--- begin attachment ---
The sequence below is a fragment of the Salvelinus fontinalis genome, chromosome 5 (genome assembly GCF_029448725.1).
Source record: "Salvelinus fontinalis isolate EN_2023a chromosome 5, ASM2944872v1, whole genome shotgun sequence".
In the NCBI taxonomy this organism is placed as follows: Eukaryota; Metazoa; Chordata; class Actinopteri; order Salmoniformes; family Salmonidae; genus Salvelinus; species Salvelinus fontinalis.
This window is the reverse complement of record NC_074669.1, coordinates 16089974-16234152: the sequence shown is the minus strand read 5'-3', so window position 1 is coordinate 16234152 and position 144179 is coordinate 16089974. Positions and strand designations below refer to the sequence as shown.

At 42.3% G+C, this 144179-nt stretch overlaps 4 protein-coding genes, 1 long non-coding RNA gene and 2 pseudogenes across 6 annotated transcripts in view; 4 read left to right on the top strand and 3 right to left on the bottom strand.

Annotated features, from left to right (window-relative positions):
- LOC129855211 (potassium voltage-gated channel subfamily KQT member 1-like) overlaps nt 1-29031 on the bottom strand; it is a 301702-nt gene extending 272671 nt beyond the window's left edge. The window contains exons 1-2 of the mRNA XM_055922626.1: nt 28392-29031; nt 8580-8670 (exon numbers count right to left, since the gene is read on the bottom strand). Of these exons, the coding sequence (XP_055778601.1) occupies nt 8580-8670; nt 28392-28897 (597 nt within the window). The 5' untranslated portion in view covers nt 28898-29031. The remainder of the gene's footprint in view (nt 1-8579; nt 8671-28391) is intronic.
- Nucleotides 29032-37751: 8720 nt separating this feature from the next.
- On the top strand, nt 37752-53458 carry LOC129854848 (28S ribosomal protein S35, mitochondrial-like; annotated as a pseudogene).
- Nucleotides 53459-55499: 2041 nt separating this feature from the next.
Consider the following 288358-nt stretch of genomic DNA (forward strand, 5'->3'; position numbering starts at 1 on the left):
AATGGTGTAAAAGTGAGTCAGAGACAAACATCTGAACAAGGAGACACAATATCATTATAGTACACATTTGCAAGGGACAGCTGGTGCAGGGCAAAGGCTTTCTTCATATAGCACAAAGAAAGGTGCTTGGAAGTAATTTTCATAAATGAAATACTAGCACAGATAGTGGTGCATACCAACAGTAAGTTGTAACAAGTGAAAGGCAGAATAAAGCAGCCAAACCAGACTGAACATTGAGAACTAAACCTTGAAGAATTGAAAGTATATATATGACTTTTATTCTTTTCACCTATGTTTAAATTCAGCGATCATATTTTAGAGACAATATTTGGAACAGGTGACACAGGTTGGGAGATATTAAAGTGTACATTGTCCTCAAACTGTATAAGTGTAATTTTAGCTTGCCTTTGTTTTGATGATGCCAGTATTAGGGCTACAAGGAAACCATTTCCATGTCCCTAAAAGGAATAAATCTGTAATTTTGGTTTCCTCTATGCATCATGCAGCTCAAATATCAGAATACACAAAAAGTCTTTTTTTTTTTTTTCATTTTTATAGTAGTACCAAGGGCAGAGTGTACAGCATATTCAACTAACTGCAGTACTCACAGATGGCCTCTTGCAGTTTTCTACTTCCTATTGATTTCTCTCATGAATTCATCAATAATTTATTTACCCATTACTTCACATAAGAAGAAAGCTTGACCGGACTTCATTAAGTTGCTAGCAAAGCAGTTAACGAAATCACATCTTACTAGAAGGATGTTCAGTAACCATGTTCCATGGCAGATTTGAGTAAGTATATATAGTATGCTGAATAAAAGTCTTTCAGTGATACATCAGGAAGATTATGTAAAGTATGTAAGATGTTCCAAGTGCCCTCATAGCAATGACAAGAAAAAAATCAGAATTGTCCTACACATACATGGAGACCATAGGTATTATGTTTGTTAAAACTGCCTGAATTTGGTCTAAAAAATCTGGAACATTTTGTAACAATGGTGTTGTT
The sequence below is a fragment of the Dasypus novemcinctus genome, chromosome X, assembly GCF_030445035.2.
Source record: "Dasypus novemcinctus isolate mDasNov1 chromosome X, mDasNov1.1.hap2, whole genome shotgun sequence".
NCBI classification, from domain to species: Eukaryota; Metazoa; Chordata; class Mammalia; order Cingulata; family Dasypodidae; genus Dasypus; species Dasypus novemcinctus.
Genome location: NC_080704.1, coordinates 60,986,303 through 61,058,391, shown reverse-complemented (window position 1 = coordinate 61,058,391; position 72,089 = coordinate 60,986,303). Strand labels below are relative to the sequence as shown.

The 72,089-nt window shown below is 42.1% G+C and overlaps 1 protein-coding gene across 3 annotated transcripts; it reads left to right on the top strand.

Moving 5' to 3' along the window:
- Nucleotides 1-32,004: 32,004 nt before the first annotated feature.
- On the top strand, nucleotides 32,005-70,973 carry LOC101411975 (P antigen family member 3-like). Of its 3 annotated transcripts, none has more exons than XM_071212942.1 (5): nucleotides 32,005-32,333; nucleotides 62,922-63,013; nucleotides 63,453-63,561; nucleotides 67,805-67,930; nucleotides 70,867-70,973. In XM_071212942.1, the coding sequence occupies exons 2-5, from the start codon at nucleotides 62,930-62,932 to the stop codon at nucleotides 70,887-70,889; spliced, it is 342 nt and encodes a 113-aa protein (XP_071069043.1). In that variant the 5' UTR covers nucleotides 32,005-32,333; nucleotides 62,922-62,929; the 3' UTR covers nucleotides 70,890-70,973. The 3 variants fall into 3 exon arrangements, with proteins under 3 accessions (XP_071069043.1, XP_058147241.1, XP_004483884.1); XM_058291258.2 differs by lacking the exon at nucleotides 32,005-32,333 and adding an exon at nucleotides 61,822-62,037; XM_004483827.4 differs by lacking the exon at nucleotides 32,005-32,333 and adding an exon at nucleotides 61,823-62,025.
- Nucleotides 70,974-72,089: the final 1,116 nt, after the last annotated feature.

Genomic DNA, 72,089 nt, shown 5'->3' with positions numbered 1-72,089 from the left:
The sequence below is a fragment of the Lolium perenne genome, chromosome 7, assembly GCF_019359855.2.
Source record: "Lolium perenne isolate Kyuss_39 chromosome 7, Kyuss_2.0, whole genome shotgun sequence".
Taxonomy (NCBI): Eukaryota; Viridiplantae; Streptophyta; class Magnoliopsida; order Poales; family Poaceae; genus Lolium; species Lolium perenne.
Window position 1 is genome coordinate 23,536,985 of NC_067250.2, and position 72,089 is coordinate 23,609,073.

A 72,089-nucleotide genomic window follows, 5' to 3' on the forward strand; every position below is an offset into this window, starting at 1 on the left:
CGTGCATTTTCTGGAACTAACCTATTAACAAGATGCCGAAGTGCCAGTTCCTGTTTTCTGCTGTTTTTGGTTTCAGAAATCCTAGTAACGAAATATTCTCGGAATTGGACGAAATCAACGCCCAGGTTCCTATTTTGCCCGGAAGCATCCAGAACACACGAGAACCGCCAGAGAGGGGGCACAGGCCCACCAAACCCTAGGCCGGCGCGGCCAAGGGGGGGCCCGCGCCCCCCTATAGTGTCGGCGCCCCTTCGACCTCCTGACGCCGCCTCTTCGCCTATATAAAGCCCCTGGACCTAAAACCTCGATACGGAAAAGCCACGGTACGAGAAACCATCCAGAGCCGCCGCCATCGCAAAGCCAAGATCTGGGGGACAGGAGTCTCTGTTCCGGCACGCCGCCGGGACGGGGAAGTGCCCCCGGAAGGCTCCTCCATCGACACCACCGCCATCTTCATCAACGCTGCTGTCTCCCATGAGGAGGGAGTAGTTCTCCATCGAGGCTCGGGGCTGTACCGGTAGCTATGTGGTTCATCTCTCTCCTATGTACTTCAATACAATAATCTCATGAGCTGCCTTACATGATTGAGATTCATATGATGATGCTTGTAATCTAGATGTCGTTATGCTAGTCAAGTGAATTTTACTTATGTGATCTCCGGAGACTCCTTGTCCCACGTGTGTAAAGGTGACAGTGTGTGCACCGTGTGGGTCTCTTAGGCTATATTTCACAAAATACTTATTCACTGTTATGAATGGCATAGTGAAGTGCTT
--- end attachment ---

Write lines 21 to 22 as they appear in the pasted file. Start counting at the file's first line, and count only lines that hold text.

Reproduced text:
- Nucleotides 70,974-72,089: the final 1,116 nt, after the last annotated feature.

Genomic DNA, 72,089 nt, shown 5'->3' with positions numbered 1-72,089 from the left: